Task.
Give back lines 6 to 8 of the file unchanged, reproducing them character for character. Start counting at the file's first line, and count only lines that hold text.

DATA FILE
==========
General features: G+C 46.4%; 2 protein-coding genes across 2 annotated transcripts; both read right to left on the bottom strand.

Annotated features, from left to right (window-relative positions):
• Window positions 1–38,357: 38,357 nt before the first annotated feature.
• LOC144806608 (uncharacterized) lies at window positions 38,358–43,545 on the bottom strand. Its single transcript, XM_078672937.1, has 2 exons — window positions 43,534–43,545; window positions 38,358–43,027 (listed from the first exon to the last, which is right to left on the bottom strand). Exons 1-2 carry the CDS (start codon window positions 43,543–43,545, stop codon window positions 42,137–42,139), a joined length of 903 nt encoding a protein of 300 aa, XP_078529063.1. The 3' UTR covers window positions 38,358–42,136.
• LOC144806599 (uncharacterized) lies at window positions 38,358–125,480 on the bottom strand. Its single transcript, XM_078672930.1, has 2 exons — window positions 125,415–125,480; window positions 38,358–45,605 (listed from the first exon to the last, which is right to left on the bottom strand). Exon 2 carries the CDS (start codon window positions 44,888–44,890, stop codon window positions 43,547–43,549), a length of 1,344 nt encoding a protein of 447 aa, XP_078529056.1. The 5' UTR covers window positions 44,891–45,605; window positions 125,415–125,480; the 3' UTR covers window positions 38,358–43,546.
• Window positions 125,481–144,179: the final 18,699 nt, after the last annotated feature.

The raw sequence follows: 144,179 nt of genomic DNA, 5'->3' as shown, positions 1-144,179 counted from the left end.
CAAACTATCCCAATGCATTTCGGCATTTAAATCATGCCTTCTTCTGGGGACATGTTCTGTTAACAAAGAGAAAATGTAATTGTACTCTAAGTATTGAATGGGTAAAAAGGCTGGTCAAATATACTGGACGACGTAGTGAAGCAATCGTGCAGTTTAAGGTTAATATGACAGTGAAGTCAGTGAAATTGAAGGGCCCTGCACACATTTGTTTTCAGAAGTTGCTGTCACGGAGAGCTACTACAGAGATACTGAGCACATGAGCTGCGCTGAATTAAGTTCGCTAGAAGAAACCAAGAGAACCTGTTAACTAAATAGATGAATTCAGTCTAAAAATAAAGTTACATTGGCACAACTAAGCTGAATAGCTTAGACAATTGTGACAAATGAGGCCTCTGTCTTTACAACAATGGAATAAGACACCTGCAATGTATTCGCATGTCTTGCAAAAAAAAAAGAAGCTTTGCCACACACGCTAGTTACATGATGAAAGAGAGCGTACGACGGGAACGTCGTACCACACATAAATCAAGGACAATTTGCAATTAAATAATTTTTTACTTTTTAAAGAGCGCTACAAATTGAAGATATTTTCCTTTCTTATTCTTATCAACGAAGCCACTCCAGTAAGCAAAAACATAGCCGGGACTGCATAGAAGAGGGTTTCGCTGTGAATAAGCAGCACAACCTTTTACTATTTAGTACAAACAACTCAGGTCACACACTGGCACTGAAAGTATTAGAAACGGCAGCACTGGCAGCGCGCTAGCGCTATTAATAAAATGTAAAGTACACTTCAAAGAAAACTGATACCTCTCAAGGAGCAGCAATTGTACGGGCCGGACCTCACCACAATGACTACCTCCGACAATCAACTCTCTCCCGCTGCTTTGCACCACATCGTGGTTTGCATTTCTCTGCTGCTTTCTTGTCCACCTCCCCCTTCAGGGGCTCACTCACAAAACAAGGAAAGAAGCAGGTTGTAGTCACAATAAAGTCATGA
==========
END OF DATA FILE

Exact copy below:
• Window positions 125,481–144,179: the final 18,699 nt, after the last annotated feature.

The raw sequence follows: 144,179 nt of genomic DNA, 5'->3' as shown, positions 1-144,179 counted from the left end.
CAAACTATCCCAATGCATTTCGGCATTTAAATCATGCCTTCTTCTGGGGACATGTTCTGTTAACAAAGAGAAAATGTAATTGTACTCTAAGTATTGAATGGGTAAAAAGGCTGGTCAAATATACTGGACGACGTAGTGAAGCAATCGTGCAGTTTAAGGTTAATATGACAGTGAAGTCAGTGAAATTGAAGGGCCCTGCACACATTTGTTTTCAGAAGTTGCTGTCACGGAGAGCTACTACAGAGATACTGAGCACATGAGCTGCGCTGAATTAAGTTCGCTAGAAGAAACCAAGAGAACCTGTTAACTAAATAGATGAATTCAGTCTAAAAATAAAGTTACATTGGCACAACTAAGCTGAATAGCTTAGACAATTGTGACAAATGAGGCCTCTGTCTTTACAACAATGGAATAAGACACCTGCAATGTATTCGCATGTCTTGCAAAAAAAAAAGAAGCTTTGCCACACACGCTAGTTACATGATGAAAGAGAGCGTACGACGGGAACGTCGTACCACACATAAATCAAGGACAATTTGCAATTAAATAATTTTTTACTTTTTAAAGAGCGCTACAAATTGAAGATATTTTCCTTTCTTATTCTTATCAACGAAGCCACTCCAGTAAGCAAAAACATAGCCGGGACTGCATAGAAGAGGGTTTCGCTGTGAATAAGCAGCACAACCTTTTACTATTTAGTACAAACAACTCAGGTCACACACTGGCACTGAAAGTATTAGAAACGGCAGCACTGGCAGCGCGCTAGCGCTATTAATAAAATGTAAAGTACACTTCAAAGAAAACTGATACCTCTCAAGGAGCAGCAATTGTACGGGCCGGACCTCACCACAATGACTACCTCCGACAATCAACTCTCTCCCGCTGCTTTGCACCACATCGTGGTTTGCATTTCTCTGCTGCTTTCTTGTCCACCTCCCCCTTCAGGGGCTCACTCACAAAACAAGGAAAGAAGCAGGTTGTAGTCACAATAAAGTCATGA